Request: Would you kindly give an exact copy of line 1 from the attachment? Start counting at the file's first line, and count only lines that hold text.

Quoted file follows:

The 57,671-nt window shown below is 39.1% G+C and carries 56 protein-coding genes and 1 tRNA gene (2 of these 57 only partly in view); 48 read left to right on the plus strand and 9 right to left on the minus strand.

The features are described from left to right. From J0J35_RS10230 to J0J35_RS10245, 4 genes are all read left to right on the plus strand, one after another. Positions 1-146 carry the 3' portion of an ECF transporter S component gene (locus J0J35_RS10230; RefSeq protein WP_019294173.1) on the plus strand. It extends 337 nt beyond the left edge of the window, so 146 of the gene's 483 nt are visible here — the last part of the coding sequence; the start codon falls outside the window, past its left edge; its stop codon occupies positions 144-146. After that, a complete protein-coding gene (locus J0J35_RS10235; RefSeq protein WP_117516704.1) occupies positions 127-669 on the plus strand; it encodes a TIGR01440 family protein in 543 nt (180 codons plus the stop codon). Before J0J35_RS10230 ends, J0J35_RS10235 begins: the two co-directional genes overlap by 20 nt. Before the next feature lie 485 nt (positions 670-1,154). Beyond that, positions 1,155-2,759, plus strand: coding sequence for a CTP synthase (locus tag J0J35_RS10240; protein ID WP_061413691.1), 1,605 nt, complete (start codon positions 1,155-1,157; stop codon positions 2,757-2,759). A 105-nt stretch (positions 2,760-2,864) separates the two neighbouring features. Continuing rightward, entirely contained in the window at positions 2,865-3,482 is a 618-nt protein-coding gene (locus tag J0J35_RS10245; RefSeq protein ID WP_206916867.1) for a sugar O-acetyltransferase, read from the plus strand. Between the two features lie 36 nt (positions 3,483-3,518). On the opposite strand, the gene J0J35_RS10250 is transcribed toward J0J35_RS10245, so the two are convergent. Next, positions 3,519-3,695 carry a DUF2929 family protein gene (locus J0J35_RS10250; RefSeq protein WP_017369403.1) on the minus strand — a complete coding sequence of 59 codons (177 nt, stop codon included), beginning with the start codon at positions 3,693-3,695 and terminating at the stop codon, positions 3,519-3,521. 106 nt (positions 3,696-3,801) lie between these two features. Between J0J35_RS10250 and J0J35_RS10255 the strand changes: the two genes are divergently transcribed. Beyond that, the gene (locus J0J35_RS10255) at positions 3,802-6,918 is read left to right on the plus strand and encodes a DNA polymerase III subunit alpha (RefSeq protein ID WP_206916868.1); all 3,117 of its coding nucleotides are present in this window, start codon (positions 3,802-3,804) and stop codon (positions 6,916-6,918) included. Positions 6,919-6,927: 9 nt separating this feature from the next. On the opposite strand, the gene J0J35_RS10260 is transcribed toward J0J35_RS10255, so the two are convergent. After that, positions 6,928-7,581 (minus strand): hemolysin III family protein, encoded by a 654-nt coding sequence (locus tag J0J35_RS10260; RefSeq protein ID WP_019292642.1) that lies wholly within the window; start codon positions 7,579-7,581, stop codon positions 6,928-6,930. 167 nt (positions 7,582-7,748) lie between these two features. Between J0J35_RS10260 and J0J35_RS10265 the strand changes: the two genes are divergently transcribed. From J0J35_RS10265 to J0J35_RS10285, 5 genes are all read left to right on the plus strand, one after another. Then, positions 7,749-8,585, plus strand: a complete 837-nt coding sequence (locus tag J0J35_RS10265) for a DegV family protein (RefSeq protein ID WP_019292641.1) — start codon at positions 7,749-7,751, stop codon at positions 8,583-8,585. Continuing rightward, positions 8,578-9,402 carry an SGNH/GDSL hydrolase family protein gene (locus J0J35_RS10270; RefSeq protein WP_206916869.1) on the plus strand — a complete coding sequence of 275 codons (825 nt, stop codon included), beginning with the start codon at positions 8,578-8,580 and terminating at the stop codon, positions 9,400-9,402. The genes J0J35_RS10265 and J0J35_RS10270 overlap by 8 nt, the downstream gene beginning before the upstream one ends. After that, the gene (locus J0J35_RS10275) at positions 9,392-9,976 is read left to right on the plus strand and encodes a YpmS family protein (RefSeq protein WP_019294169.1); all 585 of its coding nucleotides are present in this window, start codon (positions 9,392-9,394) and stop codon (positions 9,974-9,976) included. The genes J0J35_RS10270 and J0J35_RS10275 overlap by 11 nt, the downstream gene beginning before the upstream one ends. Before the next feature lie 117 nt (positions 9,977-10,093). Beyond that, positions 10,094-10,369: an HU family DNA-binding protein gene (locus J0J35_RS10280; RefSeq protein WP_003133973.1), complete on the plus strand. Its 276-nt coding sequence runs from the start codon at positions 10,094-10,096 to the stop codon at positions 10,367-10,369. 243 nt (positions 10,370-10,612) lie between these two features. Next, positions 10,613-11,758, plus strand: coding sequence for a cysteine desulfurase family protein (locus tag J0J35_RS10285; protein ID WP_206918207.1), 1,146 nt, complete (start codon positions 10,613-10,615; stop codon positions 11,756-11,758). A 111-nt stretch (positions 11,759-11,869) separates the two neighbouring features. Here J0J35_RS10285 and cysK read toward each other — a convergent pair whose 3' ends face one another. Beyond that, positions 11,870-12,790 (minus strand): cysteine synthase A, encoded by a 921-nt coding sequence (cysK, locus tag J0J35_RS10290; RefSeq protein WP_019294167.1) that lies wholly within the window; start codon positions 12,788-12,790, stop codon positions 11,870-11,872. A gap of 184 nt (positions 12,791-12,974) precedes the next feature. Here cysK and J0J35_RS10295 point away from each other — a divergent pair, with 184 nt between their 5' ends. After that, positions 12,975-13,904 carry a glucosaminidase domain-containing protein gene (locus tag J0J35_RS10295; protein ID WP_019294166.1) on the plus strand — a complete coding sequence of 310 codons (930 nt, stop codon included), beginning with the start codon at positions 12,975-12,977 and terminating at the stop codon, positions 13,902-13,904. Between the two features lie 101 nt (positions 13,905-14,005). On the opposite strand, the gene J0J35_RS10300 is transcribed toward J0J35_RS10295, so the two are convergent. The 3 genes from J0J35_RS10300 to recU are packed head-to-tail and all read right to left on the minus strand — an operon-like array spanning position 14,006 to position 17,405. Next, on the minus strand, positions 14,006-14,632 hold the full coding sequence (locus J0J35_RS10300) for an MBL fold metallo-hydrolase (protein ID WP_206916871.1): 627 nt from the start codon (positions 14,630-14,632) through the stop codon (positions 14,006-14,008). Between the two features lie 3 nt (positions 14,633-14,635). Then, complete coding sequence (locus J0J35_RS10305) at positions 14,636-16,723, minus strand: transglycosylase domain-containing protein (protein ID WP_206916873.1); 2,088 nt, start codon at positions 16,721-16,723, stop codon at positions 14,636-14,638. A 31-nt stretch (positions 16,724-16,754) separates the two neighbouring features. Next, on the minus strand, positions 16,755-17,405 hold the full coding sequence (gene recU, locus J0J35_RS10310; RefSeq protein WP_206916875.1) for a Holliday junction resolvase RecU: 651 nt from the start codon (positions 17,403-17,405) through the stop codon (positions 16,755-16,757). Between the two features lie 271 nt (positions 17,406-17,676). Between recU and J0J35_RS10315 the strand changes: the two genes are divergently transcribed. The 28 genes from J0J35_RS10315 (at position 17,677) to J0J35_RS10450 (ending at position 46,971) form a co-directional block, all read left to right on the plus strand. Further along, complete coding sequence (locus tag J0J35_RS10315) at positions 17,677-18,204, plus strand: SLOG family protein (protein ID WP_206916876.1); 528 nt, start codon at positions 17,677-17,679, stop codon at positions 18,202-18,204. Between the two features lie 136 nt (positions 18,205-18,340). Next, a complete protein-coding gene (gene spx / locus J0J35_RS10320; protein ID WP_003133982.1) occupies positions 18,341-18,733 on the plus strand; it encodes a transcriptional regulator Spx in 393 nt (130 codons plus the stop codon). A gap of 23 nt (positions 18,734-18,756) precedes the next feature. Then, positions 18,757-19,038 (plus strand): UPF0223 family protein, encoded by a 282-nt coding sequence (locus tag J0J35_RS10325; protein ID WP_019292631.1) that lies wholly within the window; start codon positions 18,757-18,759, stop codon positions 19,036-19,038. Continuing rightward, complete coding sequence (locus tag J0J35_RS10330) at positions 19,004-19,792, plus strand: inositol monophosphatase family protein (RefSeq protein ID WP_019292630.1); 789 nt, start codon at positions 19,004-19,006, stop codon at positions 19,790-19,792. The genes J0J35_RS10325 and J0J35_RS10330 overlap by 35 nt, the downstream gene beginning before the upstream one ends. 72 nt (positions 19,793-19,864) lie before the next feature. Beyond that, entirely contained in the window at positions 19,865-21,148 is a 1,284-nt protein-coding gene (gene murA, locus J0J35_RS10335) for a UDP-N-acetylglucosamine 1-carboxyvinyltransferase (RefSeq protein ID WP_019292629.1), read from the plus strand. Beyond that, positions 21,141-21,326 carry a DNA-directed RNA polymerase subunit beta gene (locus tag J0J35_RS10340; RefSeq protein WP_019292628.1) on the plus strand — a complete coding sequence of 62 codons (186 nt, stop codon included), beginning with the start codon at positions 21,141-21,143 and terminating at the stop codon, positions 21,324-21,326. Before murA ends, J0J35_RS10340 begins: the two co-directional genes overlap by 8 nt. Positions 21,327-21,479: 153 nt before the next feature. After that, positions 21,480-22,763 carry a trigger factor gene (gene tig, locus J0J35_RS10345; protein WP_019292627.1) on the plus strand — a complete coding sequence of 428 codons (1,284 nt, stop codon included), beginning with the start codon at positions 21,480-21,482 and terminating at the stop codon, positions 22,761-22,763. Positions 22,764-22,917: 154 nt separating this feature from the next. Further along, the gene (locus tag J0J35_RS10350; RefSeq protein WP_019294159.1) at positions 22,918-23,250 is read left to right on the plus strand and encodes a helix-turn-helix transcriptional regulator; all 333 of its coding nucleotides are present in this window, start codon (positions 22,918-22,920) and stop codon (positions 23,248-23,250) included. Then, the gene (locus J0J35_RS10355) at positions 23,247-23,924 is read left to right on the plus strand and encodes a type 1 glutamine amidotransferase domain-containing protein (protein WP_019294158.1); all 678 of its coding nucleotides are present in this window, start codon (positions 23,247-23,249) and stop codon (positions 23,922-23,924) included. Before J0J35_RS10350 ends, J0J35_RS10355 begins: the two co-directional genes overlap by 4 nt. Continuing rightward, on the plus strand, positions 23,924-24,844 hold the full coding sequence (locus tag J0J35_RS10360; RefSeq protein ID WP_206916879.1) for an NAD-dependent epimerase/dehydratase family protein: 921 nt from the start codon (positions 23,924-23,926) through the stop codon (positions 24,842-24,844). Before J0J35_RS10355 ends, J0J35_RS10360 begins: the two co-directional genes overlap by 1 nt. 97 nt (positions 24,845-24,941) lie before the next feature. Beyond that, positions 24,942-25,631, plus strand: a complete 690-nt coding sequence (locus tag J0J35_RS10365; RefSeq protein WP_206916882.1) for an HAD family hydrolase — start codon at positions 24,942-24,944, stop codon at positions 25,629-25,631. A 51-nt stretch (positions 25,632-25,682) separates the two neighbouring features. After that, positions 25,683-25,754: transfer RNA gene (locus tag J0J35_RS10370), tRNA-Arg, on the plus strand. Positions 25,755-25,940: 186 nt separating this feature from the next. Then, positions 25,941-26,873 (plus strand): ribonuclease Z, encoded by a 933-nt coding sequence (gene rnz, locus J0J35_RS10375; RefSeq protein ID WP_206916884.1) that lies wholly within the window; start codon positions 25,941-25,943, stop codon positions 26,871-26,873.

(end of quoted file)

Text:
The 57,671-nt window shown below is 39.1% G+C and carries 56 protein-coding genes and 1 tRNA gene (2 of these 57 only partly in view); 48 read left to right on the plus strand and 9 right to left on the minus strand.